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Year : 2021  |  Volume : 23  |  Issue : 109  |  Page : 57--66

Negative effect of high-level infrasound on human myocardial contractility: In-vitro controlled experiment

1 Department of Cardiothoracic and Vascular Surgery, University Hospital of Johannes Gutenberg University Mainz, Mainz, Germany
2 Faculty of Medicine, University of Mainz, Mainz, Germany

Correspondence Address:
Ryan Chaban
Department of Cardiothoracic and Vascular Surgery, University Hospital of Johannes Gutenberg University Mainz, Langenbeckstr. 1, Mainz
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Source of Support: None, Conflict of Interest: None

DOI: 10.4103/nah.NAH_28_19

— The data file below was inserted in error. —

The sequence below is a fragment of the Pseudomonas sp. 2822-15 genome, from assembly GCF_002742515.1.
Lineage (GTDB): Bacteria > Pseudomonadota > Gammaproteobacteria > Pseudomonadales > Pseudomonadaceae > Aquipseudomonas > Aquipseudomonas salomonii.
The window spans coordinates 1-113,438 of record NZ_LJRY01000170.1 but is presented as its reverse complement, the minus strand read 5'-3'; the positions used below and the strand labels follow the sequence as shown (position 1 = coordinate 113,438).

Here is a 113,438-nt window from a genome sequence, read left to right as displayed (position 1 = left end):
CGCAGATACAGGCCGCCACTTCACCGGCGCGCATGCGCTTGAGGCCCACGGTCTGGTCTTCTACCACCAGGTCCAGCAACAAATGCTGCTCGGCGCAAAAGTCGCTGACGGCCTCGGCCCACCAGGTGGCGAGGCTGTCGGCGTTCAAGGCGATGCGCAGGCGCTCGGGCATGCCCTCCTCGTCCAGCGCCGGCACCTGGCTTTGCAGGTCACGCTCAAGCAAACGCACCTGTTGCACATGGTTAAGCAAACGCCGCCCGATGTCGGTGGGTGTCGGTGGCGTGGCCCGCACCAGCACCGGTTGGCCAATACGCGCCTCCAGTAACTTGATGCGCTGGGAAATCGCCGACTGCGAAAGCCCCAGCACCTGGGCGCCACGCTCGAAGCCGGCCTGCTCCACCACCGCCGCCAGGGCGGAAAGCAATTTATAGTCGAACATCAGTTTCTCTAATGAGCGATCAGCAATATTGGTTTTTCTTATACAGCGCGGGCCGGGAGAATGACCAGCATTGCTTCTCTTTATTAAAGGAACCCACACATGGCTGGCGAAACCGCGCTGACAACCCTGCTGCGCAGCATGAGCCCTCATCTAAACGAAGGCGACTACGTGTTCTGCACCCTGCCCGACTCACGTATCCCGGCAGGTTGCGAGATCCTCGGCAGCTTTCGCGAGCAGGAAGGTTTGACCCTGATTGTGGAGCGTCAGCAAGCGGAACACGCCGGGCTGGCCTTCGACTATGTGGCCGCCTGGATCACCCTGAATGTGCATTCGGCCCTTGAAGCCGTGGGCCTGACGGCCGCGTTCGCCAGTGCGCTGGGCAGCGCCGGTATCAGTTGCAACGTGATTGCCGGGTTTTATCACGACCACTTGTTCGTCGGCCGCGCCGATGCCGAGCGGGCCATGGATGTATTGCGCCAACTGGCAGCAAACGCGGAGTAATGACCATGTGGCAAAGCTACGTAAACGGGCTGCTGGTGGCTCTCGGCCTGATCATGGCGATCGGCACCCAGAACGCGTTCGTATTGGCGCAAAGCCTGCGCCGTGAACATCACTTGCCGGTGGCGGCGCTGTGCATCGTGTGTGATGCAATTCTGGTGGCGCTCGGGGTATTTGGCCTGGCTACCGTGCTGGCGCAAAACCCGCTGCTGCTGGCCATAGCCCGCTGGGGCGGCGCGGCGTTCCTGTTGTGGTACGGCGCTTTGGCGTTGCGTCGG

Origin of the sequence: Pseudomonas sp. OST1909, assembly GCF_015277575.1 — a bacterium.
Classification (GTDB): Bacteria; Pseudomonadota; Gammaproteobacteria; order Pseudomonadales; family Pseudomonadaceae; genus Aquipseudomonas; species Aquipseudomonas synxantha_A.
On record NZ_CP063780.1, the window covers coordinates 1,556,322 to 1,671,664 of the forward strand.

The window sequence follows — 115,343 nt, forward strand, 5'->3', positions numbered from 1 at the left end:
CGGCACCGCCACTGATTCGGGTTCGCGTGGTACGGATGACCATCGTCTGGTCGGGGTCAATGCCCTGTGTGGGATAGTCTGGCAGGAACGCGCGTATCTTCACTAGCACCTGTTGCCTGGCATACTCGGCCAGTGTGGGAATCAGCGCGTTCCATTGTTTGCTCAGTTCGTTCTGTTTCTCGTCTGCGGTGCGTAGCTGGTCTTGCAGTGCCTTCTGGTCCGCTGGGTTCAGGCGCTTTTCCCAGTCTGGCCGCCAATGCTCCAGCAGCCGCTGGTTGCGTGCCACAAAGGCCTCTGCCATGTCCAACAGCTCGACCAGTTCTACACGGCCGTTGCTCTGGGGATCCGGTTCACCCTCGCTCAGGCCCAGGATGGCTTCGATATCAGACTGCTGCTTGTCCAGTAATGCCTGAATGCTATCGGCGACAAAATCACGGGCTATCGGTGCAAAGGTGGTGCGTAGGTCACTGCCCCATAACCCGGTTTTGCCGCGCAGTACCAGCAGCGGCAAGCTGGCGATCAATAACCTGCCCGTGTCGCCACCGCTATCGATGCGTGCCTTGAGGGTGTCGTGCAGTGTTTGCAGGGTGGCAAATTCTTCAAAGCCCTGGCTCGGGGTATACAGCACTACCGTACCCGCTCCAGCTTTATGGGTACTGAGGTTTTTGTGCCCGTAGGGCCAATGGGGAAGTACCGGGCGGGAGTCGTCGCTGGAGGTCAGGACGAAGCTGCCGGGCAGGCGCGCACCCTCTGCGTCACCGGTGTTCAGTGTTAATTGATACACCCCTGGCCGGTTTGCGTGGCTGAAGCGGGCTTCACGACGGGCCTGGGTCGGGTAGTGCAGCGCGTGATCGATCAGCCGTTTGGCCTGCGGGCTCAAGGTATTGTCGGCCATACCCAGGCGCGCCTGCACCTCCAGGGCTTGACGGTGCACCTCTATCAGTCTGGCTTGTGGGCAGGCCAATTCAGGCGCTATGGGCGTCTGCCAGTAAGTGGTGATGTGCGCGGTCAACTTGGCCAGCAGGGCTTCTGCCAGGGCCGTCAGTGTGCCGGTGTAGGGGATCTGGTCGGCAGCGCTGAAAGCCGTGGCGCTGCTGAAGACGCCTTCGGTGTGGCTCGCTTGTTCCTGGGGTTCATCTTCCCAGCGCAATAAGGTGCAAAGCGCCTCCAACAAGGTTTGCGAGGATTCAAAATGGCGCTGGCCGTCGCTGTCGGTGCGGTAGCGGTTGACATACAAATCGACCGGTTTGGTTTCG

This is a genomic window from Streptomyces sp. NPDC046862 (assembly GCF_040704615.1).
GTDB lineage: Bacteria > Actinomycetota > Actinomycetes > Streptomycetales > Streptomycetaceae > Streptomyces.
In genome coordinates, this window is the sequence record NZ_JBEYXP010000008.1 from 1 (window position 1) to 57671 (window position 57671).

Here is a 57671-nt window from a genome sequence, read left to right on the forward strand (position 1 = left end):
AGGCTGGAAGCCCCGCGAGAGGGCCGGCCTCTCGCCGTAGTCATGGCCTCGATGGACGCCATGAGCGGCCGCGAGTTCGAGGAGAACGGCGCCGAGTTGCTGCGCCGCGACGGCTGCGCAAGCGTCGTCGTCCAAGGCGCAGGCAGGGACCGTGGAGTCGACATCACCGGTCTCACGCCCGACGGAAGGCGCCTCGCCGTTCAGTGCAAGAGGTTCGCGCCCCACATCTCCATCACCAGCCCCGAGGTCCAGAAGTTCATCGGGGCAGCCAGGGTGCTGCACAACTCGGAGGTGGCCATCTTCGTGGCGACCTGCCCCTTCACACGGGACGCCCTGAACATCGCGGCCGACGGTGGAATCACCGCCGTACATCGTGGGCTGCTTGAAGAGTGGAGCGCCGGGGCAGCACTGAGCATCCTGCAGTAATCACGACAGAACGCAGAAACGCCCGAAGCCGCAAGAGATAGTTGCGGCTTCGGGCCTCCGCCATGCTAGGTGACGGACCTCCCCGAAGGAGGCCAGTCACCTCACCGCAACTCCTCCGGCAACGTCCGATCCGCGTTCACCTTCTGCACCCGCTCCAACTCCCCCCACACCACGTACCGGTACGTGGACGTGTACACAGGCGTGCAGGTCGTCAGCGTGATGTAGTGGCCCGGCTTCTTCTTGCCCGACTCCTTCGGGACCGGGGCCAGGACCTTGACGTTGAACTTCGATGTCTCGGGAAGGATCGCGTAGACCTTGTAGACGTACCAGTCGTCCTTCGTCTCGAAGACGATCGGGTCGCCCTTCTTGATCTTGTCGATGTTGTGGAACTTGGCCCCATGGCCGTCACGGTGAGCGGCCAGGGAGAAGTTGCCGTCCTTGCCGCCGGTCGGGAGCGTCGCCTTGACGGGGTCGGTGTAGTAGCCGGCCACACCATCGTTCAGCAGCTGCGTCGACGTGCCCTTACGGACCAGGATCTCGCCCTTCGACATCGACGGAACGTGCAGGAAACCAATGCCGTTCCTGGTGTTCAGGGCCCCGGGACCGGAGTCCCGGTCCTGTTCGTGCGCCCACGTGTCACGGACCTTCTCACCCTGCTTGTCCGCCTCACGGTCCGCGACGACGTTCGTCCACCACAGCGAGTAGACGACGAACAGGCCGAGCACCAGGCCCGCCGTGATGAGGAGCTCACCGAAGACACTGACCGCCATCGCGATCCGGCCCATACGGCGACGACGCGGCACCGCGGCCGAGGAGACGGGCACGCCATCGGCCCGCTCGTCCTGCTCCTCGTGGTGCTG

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Background: Human exposure to infrasound is increasing due to man-made factors, such as occupational conditions, wind farms and transportation. The concern among the public regarding the safety of infrasound exposure is growing. Aims: To evaluate whether exposure to infrasound interferes directly with human cardiac function and contributes to pathological processes. Setting: The University Hospital of Mainz, Germany. Methods: Human myocardial tissues, obtained from patients undergoing cardiac surgery, were prepared in small muscle samples and stimulated electrically in-vitro for a period of almost two hours under physiological conditions to induce continuous pulsatile contractions and simulating a working human heart. Two samples were obtained from each donor: one was subjected to infrasound for 60 min and the other served as a control. Their contraction forces (CF) and durations (CD) were measured before and after each testing period and their relative changes (CF% and CD%) were calculated and introduced in a multilinear regression model. The following three infrasound levels of exposure were used in this study: 100, 110 and 120 dBz. Results: The measured CF% corresponded negatively with the infrasound level measured in dBz (R2 = 0.631; P = 0.018). The decrease measured almost −11% at 110 dBz and −18% at 120 dBz, after correction for control. The CD on the other hand remained unchanged. Conclusions: Exposure to high levels of infrasound (more than 100 dBz) interferes with cardiac muscle contractile ability, as early as one hour after exposure. There are numerous additional studies which support this conclusion. These results should be taken into account when considering environmental regulations.


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